HTTC Internet Tips
Noah’s Guide to Chinese Internet & Phones, Translation, Navigation, Recommended Phone Apps, and What to Do Before Getting to China
This is useful info for people who want to travel in China
It was specifically created for people traveling on the Hacker Trip To China in 2017, but hopefully will be updated for the 2018 edition closer to the start date.
- 1 VPN, Internet, Blocked Websites, and SIM cards for your phone
- 2 Translation tips
- 3 Navigation tips
- 4 Which VPN should I use?
- 5 Before you come to China
VPN, Internet, Blocked Websites, and SIM cards for your phone
The Great Firewall of China
As most people know, China censors its internet. The equipment that blocks some internet, and lets other internet through, is called a “Firewall”. There are ways around this, so that people in China (such as you!) can use any website that you like on your phone or laptop.
What is VPN?
“VPN” is a means of securely connecting to other computers. It can be used to get around “The Great Firewall”.
Q: I have 10 proxies, 4 VPNs and Tor. Do I need this guide?
Yes: because there are times (anecdotally between 4pm and 11:30pm some days) where the international pipes are just too damn clogged! Relying on something overseas during those times may not help you.
Also, Tor is blocked and China has an army of computer science graduates coming up with automated scripts to block your VPNs. Think about this before you assume it's not blocked.
Q. Do I need a SIM card / mobile internet for my phone on this trip? Can’t I use wifi?
I’m glad you asked. It is true that public wifi is available throughout China. However, it usually (not always) requires mainland phone number SMS identification. It is likely that you will have Internet at your hotel but may find it hard to get connected to wifi out and about. Also, for a group of this size, you need to be able to follow developments on the group WeChat and have access to GPS maps, or you will get left behind/lost very early!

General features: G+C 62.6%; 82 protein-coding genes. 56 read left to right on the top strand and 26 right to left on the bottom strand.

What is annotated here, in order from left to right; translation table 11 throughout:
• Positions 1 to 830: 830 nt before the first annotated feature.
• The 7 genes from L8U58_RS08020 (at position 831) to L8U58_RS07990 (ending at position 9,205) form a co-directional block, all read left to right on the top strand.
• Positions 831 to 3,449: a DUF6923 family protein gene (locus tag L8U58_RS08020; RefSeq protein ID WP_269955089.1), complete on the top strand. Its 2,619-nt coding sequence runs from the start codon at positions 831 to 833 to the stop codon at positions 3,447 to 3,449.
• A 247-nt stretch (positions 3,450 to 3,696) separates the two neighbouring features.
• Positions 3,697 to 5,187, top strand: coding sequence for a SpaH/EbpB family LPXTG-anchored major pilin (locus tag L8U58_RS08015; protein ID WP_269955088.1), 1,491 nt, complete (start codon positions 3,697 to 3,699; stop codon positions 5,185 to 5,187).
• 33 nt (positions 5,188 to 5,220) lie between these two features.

Q: What doesn't work in China?
Gmail. YouTube. Dropbox. Google Search. Facebook. Line. Twitter. Facebook messenger, many news sites. Don't save your VPN passwords and flight details solely in Gmail or Dropbox.
Q: What does work in China that might surprise me?
- • Most Microsoft services, including Skype and Bing. Bing is your only option for English search. Skype is a great option for calls, China's mobile network is pretty solid, so long as you pick China Mobile or Unicom.
- • WhatsApp (though might change soon...)
- • Teamviewer
- • Most Apple services work but can be slow. Apple maps / iMessage works fine, App Store works but is slow. Apple News is blocked, even with a VPN, and photo backup / iCloud backup will possibly work at appalling speeds.
Q. Are there any tricks that will get me uncensored internet 100% of the time?
Yes! The big workaround is to get a roaming SIM card, because all SIM data traffic is tunneled to your country of origin, and you can browse websites like you are back home.
Q. Oh, you mean like Google Fi or my carrier's roaming packs?